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What Lipid Makes Up Most of the Lipids in Our Body?

By Kathryn Rose ; Updated July 18, 2017

The fatty tissue, known as lipids, is the compositional substance that provides the body its shape and protection. It has many functions, including carrying out core regulations such as producing sex hormones and protecting vital organs.


Lipids consist of various hydrophobic molecules. Many classes of lipids exist, but the main category found in the body consists of triglycerides, according to William D. McArdle in “Exercise Physiology." Triglycerides function as a form of energy that the body utilizes for the conduction of its movements and cellular processes.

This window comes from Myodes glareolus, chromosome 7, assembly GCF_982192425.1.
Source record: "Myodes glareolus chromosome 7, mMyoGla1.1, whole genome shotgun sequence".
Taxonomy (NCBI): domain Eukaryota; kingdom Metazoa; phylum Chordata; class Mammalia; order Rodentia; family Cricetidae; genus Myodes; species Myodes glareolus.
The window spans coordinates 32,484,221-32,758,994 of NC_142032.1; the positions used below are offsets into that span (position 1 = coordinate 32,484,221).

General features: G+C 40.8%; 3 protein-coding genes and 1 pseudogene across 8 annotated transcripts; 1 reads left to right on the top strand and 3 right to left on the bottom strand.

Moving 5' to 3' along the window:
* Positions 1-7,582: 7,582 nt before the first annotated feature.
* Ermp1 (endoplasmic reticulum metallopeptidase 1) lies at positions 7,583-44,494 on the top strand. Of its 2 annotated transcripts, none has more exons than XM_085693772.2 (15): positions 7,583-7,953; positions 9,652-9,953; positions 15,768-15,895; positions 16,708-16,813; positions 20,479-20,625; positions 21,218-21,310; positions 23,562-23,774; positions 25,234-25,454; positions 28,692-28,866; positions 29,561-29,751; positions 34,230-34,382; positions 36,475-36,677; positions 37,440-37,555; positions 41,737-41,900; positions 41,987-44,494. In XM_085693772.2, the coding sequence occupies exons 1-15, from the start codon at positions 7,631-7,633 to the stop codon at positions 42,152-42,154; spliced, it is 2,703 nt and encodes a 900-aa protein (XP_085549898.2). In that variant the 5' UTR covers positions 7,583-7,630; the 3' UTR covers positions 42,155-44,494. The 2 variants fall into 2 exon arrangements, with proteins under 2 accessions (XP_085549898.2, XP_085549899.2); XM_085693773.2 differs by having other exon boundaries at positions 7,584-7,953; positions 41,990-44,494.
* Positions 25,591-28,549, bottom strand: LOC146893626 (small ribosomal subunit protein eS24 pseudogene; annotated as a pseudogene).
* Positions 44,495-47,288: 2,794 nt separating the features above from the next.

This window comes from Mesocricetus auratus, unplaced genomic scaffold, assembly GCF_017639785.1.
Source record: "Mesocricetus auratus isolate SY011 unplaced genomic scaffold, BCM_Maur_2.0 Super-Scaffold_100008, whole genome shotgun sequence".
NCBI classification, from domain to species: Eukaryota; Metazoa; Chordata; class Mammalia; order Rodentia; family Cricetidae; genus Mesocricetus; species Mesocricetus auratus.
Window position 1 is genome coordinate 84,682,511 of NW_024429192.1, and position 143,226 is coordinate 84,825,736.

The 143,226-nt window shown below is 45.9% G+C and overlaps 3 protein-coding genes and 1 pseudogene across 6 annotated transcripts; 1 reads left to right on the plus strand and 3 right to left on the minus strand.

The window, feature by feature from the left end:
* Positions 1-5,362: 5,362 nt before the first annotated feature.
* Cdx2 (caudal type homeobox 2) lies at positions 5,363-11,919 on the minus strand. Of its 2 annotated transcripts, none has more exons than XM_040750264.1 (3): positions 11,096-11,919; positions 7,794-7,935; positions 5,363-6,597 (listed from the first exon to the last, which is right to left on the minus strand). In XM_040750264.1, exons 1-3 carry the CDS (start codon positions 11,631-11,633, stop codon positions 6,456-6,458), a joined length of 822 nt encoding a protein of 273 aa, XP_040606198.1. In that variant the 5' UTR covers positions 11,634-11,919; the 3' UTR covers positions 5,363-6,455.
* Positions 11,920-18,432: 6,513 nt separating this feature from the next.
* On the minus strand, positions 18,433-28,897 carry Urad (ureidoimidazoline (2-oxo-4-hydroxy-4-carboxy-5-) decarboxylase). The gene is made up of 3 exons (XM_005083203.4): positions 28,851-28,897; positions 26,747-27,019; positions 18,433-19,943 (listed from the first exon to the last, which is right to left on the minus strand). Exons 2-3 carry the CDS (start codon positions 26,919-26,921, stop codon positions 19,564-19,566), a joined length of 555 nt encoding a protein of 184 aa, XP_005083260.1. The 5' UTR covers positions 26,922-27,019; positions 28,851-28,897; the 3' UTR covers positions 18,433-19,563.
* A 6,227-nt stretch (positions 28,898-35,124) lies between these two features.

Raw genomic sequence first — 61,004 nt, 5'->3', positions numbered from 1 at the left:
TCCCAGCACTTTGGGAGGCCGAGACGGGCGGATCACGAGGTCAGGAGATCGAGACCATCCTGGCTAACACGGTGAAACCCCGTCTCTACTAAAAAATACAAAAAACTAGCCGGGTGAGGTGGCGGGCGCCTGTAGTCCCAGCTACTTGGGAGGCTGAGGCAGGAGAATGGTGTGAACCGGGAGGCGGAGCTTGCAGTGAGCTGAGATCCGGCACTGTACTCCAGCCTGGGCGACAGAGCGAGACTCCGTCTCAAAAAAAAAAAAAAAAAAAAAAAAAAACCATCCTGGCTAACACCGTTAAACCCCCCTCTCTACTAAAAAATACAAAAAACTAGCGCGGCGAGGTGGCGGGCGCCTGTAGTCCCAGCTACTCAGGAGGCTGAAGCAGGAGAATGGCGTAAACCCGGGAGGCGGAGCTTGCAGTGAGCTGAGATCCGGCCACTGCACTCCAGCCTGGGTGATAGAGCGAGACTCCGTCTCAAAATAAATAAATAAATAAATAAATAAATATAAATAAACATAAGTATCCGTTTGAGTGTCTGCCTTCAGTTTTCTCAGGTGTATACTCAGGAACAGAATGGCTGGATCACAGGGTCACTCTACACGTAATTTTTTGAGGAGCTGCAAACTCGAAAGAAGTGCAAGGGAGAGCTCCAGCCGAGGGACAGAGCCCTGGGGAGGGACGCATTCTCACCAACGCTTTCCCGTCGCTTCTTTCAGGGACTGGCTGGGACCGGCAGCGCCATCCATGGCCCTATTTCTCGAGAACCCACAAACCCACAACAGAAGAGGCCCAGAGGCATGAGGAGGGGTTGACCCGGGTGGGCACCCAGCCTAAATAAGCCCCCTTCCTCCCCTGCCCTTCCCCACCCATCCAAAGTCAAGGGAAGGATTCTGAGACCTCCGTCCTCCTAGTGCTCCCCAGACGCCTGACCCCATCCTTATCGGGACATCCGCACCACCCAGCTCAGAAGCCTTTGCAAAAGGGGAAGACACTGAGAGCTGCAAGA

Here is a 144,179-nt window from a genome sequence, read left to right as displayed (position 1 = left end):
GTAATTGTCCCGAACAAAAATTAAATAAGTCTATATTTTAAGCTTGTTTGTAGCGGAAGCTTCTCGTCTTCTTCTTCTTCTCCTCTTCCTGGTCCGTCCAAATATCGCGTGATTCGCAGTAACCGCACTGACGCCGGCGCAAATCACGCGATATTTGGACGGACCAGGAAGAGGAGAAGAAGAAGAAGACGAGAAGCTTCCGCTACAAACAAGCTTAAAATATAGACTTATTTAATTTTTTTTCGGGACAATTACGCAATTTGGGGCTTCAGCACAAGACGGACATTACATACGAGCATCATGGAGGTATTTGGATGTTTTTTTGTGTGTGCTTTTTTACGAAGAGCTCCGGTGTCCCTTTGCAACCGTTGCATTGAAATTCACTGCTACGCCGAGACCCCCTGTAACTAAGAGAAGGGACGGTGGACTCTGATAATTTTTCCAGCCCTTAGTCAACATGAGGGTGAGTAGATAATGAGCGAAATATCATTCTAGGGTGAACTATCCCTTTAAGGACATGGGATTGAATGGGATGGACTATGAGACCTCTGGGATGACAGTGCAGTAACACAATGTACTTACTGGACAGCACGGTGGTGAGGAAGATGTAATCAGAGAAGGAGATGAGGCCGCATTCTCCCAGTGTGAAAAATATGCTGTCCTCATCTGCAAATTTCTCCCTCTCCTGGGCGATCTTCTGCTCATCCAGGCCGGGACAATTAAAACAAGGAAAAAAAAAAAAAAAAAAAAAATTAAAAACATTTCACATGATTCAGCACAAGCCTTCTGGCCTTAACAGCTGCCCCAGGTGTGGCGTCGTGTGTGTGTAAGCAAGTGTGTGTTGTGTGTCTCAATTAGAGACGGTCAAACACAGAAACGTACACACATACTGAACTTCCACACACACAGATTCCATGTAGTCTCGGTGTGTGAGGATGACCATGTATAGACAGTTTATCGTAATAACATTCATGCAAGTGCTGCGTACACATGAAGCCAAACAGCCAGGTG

Two types of fat exist in the body, essential fat and storage fat. Storage fat is considered excess fat and has no function other than providing additional insulation and serving as an energy reserve, according to "Nutrition." This extra fat is what comprises triglycerides.


Triglycerides are formed during esterification. During this process, water extraction occurs with an added molecule of alcohol. The structure of a triglyceride is composed of a glycerol molecule and three fatty acid chains that have two or more carbon molecules. The triglycerides get stored in the adipose tissue of the body while some excess triglycerides, which "Nutrition" terms as the free fatty acids, get transported in the blood stream throughout the body.


When the amount of triglycerides is too high, it can increase blood pressure and bad cholesterol, which results in the build up of arterial plaque. This increases the risk for developing heart disease,

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